Reading When I Should Be Writing

A variety of books litter the landscape of my new studio space with those from my own pared down personal library mixing in with the plastic protected books belonging to the public one. Scattered throughout the house, they can be found in a variety of places such as my desk, the daybed, and dare I reveal it, even the bathroom. I tend to read two, three, or even four books at the same time and an impromptu visit to our home might lead a visitor to think that there are more than two readers in the house.

I have noticed that John tends to read one book before starting another, always leaving it on a small table next to his favorite chair in the living room. I hesitate to call it his chair as he will always offer it to guests and has frequently said that I should sit there whenever I feel like doing so.

Occasionally, I take him up on his offer and when I make a move to change places when he comes into the room, he will say, ‘Stay,’ and choose a place on the sofa settling in so comfortably and with such little fuss that I can see he really means it when he tells me that I am welcome to sit in what I think of as ‘his chair’ anytime I wish.

Going back to how I read instead of where, I tend to treat books the way some people do food by going on word binges instead of fried chicken or Hagen Daz ice cream. That said, anyone who knows me well can tell you of times when I have made a meal of the partial contents of four or five pints of my favorite flavors of what most would consider dessert rather than dinner.

Because I like a variety of taste and texture in my food, I generally buy the flavors with crunchy nuts, toffees, or cookie dough, always rounding it out with my favorite, Hagen Daz vanilla. That vanilla would be my favorite seems strange to me even based on my desire for the variety that comes with a mix of flavors and textures. I think there must be something in the silky denseness of the vanilla that acts almost like a glass of milk along side a plate of cookies. After all the taste testing of the other flavors, the vanilla brings things back to a simple, almost palate cleansing final taste.

Lately, I have been scarfing up books instead of ice cream, unsure whether it’s the result a too tight waistband or a desire for more facts and fantasy. You see, I go from book to book depending on which room of the house I happen to be in at the time. If I am sitting at my desk, I may be reading Write Away, by Elizabeth George which is a gift to writers wishing to become novelists. I have read a few on this subject and her writing/teaching style makes perfect sense to my brain which tends to absorb information in through the right versus the linear left.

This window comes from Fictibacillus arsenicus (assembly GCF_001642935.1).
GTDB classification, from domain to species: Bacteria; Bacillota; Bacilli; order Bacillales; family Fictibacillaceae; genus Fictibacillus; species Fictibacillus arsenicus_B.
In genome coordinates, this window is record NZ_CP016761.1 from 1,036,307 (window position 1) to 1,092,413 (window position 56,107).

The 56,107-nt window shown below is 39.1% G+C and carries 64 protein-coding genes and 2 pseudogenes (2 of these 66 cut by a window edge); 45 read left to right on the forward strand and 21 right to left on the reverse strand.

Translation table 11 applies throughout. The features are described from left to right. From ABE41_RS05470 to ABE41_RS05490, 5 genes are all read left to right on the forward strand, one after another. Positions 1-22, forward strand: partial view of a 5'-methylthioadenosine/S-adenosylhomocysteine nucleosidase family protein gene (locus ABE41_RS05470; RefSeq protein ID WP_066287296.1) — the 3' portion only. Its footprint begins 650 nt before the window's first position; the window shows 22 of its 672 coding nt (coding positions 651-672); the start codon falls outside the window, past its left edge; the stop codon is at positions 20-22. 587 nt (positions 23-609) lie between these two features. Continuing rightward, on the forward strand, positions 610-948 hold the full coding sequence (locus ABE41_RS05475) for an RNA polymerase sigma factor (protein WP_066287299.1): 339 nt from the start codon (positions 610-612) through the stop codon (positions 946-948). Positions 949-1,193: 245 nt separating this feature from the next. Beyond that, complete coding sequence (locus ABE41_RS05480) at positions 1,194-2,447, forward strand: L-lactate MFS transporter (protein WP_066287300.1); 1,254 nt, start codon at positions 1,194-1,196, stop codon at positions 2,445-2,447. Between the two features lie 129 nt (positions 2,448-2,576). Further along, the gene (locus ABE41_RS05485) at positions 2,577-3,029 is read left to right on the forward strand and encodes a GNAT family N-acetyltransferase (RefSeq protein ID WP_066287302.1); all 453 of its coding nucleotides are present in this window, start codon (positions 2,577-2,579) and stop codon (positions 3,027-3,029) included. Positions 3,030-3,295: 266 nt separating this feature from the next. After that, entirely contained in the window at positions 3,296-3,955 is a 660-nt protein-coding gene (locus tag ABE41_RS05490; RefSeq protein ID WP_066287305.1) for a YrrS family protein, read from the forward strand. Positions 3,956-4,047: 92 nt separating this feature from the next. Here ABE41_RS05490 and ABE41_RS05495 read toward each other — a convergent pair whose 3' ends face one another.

If you popped into the family loo, you would find a very dated travel guide to Tenby, Wales complete with advertisements, black and white images, and old maps from 1929. I have been using it for research and it is just one of several well preserved travel guides that belonged to my husband’s grandfather who documented much of their families travels in the old photographs that John still has today.

In my personal bathroom, you would see a copy of The Last Crossing by Guy Vanderhaeghe that I picked up in a hurry during my visit to the library last week to drop off books. I can never leave books behind without grabbing up a couple on my way out. I noticed it because of the color of the book spine which may seem odd, but color can often attract me to a book when browsing long before I notice the title or author’s name.

Of course even when in a hurry, descriptive blurbs that begin with words like, ‘epic and painstakingly researched,’ along with ‘ spiritual quest and murder,’ draw me in and when I see phrases like, ‘richness in writing,’ it quickly goes into a special bag that I reserve for trips to the library.

Yesterday morning I was still musing over The Lady Elizabeth, by Alison Weir which I had finished just before going out for a run. It was an easy read that provided a somewhat fictionalized version of Elizabeth I’s early life, written by an author known more for her nonfiction. Alison Weir doesn’t appear to depart too far from her normal role as a historian as she weaves her own version of Elizabeth I’s life before becoming queen into a dramatic tale based on historical fact.